trading post

Discussion in 'HTML' started by dorayme, May 25, 2005.

  1. dorayme

    dorayme Guest

    There is a site that has always been very frustrating from the time it
    started till the present day: http://www.tradingpost.com.au/

    I won't go into it here beyond saying that on one of my best browsers
    (Mozilla 1.3.1) it "flashes" quite unpleasantly; meaning, when you even
    scroll down, or across or resize the window, the browser contents, some or
    all in random fashion, disappear for a sec and come back. This does not
    happen in my IE, but other things don't work in IE with this site.

    BTW, there has been talk recently about fixed-width sites. Maybe it is OK
    sometimes but here I find it positively annoying.

    It strikes me that the designers of this site are not first class. I mean,
    eBay, which can attract a fair amount of criticism and which maybe can be
    compared in scale and complexity to some extent, looks very competent by
    comparison.

    What gives here? What is the core problem with the design of this site? It
    sure uses tables and cookies and javascript in great dollops. But methinks
    there is something more fundamental. I'd bet there are a few people here
    could make a heap of bucks offering their services and do a much better job
    (be a big one... ). It is so much easier using the newspaper version. I
    doubt this would be the case with eBay if there could somehow could be a
    paper version of eBay, (forget for a moment the dynamic part of auctioning
    to compare, just as goods for sale at their present price in time)

    dorayme
     
    dorayme, May 25, 2005
    #1
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  2. dorayme wrote:
    > There is a site that has always been very frustrating from the time it
    > started till the present day: http://www.tradingpost.com.au/...
    > ...What gives here? What is the core problem with the design of this site? It
    > sure uses tables and cookies and javascript in great dollops. But methinks
    > there is something more fundamental. I'd bet there are a few people here
    > could make a heap of bucks offering their services and do a much better job...


    So here I am a "typical" visitor, everything works, the site is not
    unpleasant to the eyes (with the exception of the text at the bottom
    with is just about impossible o read because of color choice) So if I
    am the owner, I have to think why spend big bucks to fix something that
    in the eyes of most is not broken?

    --
    -=tn=-
     
    Travis Newbury, May 25, 2005
    #2
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  3. dorayme

    dorayme Guest

    > From: Travis Newbury <>

    > dorayme wrote:
    >> There is a site that has always been very frustrating from the time it
    >> started till the present day: http://www.tradingpost.com.au/...
    >> ...What gives here? What is the core problem with the design of this site? It
    >> sure uses tables and cookies and javascript in great dollops. But methinks
    >> there is something more fundamental. I'd bet there are a few people here
    >> could make a heap of bucks offering their services and do a much better
    >> job...

    >
    > So here I am a "typical" visitor, everything works, the site is not
    > unpleasant to the eyes (with the exception of the text at the bottom
    > with is just about impossible o read because of color choice) So if I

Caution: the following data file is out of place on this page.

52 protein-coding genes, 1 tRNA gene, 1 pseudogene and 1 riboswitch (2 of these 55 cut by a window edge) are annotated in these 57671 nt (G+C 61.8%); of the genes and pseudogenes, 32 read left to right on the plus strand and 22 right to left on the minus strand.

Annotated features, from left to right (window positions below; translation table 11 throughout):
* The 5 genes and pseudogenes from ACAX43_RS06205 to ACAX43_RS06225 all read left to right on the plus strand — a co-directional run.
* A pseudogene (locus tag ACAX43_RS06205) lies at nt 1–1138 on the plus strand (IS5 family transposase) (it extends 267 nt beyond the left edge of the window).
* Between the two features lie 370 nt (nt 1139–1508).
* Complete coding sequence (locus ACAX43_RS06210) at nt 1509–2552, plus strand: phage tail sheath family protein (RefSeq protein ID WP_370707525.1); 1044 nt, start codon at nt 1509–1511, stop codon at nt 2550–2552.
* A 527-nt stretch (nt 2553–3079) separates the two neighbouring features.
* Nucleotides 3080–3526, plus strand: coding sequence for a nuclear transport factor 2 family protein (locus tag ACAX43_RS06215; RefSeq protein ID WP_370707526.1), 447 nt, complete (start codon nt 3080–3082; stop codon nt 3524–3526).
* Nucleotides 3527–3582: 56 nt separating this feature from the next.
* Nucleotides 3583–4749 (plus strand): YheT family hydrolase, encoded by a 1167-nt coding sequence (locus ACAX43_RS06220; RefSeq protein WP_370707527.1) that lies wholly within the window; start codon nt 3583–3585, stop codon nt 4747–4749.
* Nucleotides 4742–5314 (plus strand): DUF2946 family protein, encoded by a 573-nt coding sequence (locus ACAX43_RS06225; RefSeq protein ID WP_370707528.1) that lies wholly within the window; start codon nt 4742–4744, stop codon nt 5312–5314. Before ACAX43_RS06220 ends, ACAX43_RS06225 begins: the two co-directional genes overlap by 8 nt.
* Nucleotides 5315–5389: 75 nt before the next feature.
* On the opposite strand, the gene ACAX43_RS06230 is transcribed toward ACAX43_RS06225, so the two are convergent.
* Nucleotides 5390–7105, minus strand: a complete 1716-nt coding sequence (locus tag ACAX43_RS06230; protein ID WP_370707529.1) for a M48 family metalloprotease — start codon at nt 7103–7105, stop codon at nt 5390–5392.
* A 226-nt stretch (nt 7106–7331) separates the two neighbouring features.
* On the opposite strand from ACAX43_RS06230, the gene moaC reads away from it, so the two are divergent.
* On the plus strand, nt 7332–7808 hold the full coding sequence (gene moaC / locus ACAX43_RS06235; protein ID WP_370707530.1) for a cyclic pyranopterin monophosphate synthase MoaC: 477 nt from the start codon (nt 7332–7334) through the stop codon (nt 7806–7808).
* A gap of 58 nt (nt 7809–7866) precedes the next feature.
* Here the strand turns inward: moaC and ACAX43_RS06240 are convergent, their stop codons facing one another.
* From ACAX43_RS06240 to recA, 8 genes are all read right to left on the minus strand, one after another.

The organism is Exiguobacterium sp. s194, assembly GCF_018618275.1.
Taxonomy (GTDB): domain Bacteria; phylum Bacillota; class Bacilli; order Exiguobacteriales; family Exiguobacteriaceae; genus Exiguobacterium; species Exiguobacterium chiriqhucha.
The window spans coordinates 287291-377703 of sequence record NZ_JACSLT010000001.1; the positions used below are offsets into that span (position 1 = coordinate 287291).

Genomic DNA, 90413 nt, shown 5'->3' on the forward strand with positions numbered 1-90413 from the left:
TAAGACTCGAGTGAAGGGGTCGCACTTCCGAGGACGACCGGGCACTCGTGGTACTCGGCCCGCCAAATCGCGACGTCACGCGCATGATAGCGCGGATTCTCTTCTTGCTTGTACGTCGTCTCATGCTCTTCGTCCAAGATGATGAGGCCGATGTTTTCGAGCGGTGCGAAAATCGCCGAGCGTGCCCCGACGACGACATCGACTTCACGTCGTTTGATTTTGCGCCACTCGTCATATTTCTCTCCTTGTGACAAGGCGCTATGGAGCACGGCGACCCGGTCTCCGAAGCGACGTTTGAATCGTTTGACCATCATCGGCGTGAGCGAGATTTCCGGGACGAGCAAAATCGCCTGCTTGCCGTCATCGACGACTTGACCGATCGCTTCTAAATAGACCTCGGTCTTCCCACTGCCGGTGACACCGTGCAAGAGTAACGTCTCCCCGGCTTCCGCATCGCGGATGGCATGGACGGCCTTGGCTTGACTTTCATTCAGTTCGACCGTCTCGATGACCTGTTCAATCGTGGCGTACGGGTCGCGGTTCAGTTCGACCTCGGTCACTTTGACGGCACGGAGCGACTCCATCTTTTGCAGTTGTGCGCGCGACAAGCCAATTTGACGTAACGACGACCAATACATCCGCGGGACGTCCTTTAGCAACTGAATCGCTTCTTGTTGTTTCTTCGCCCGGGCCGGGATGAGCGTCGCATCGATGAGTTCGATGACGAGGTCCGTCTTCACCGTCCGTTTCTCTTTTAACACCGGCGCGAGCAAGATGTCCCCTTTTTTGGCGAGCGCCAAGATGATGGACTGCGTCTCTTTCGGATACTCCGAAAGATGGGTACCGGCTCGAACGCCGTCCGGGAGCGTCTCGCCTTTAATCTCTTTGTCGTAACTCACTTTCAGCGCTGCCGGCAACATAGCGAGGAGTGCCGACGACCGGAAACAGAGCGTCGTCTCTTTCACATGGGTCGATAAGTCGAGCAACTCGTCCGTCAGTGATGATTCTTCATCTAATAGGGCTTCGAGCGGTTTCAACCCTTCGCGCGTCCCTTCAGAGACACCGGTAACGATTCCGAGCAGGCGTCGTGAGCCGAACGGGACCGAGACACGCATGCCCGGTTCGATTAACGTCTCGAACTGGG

> am the owner, I have to think why spend big bucks to fix something that
    > in the eyes of most is not broken?



    You on broadband? Perhaps this makes *all* the difference for this site. I
    know ebay can be frustrating on dial up, but it is a site that is barely
    tolerable, TP I find almost impossible on any browser I have on Mac... it
    was ever so for years...

    dorayme
     
    dorayme, May 26, 2005
    #3
  4. dorayme wrote:
    > You on broadband? Perhaps this makes *all* the difference for this site. I
    > know ebay can be frustrating on dial up, but it is a site that is barely
    > tolerable, TP I find almost impossible on any browser I have on Mac... it
    > was ever so for years...


    Should a website cater to the weakest of the surfers?

    --
    -=tn=-
     
    Travis Newbury, May 26, 2005
    #4
  5. dorayme

    Mark Parnell Guest

    Previously in alt.html, Travis Newbury <> said:

    > Should a website cater to the weakest of the surfers?


    When the "weakest" means those on dialup, who still constitute the
    majority of web users, absolutely.

    --
    Mark Parnell
    http://www.clarkecomputers.com.au
    alt.html FAQ :: http://html-faq.com/
     
    Mark Parnell, May 26, 2005
    #5
  6. Mark Parnell wrote:
    >>Should a website cater to the weakest of the surfers?

    > When the "weakest" means those on dialup, who still constitute the
    > majority of web users, absolutely.


    So if the primary audience has broadband, then it is ok to cater to them.


    --
    -=tn=-
     
    Travis Newbury, May 26, 2005
    #6
  7. Mark Parnell wrote:
    > > Should a website cater to the weakest of the surfers?

    > When the "weakest" means those on dialup, who still constitute the
    > majority of web users, absolutely.


    Actually, I did not phrase my question right. What percentge of the
    population using broadband would you consider an acceptable percentage
    to start catering to them? Above you state "majority", but Iam sure
    you do not mean 51%. Say if 80% of the population is using broadband,
    would it then be ok to cater to it?

    --
    -=tn=-
     
    Travis Newbury, May 26, 2005
    #7
  8. dorayme

    Els Guest

    Travis Newbury wrote:
    > Mark Parnell wrote:
    >
    >>> Should a website cater to the weakest of the surfers?

    >>
    >> When the "weakest" means those on dialup, who still constitute the
    >> majority of web users, absolutely.